The Problems of Using the Latest Institutional Arbitration Rules for Investment Treaty Disputes

Chinese Taipei - 1 December 2022

Trade topics: Trade Dispute Settlement Systems, Trade & Investment Facilitation

International arbitration institutions have been requested to administer an increasing number of investment disputes. In investment arbitration, a responding state usually stipulates its standing offers to arbitrate in the bilateral investment treaty (BIT). When choosing a specific arbitration institution to settle an investment dispute, the arbitration rules of that organization become the procedural rules governing the arbitral proceeding.
Nevertheless, when an institution’s arbitral rules are modified after the BIT conclusion, the issue of temporal application of arbitration rules occurs. If there are temporal conflicts of arbitration rules, should the treaty parties’ consent to arbitrate always refer to the latest version of the arbitration rules?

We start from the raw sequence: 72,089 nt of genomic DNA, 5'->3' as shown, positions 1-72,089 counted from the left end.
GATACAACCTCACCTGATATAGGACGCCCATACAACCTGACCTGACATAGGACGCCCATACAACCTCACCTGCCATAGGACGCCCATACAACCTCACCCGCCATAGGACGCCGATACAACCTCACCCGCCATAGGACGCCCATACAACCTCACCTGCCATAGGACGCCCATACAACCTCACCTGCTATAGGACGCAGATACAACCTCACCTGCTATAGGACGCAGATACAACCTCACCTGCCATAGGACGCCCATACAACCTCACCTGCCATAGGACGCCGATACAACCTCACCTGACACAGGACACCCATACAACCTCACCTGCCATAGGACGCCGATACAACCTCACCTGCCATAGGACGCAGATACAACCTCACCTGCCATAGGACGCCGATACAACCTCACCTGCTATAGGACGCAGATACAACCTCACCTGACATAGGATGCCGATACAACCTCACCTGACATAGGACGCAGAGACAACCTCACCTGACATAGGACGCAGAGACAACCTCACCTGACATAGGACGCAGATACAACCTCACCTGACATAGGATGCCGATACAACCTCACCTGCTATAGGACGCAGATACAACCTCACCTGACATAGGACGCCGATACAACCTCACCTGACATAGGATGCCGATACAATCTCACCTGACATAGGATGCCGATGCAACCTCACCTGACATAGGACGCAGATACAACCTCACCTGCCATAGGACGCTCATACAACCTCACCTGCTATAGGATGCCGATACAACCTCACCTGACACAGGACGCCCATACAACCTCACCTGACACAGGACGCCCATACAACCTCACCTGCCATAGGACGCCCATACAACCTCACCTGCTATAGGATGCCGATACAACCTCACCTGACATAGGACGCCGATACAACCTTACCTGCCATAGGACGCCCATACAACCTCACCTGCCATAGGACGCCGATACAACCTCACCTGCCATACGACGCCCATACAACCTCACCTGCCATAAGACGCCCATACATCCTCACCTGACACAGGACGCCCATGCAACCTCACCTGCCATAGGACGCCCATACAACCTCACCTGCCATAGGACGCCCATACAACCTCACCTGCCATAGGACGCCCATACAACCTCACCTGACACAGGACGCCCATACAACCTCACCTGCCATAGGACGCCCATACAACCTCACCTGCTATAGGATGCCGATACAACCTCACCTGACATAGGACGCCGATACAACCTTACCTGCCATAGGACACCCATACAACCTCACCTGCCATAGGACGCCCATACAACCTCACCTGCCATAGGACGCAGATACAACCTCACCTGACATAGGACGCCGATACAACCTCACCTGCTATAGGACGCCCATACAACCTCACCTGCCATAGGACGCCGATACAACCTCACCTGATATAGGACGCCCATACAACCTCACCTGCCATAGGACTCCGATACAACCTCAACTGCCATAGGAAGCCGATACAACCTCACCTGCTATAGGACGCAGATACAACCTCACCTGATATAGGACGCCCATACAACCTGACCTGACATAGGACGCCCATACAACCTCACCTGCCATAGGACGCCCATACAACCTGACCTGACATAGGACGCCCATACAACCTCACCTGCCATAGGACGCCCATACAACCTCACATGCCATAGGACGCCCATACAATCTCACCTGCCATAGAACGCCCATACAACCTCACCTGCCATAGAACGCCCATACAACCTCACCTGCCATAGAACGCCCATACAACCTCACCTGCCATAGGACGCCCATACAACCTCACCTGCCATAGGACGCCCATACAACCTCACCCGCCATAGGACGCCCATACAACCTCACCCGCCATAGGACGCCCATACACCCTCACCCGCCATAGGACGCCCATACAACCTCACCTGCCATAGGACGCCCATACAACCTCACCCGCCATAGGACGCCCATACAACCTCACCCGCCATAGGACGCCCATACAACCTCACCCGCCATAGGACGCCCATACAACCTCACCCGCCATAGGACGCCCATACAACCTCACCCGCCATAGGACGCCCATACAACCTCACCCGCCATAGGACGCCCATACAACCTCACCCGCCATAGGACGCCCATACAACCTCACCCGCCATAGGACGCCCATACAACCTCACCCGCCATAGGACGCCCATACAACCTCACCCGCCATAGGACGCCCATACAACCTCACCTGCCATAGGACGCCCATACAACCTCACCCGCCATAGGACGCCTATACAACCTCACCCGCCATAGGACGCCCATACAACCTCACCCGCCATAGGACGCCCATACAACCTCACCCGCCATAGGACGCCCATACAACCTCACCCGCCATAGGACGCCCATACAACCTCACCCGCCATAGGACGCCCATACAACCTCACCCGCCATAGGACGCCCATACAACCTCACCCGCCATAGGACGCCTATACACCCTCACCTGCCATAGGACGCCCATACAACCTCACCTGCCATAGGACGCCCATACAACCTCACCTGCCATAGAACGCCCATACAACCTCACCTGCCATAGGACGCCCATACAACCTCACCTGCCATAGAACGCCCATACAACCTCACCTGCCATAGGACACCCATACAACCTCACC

This paper begins by navigating several prominent institutions’ rules and the practice of international commercial arbitration. Then, this paper examines the investor-state dispute settlement provisions embedded in BITs to comprehensively analyze how BITs refer to those arbitration rules. Taking the decisions of emergency arbitral proceedings in investment arbitration as examples, this paper questions the “dynamic reference” approach to interpreting treaty parties’ consent to arbitrate and argues that assuming the latest arbitral rules were always applied may not be appropriate for investment arbitration due to its unique features. Building on such an understanding, this paper proposes an interpretative approach to assist investment arbitral tribunals in better deciding the applicable version of arbitral rules when temporal conflict arises. Additionally, this paper offers legislative proposals to clarify the scope of states’ consent to arbitrate in terms of the applicable version of arbitral rules.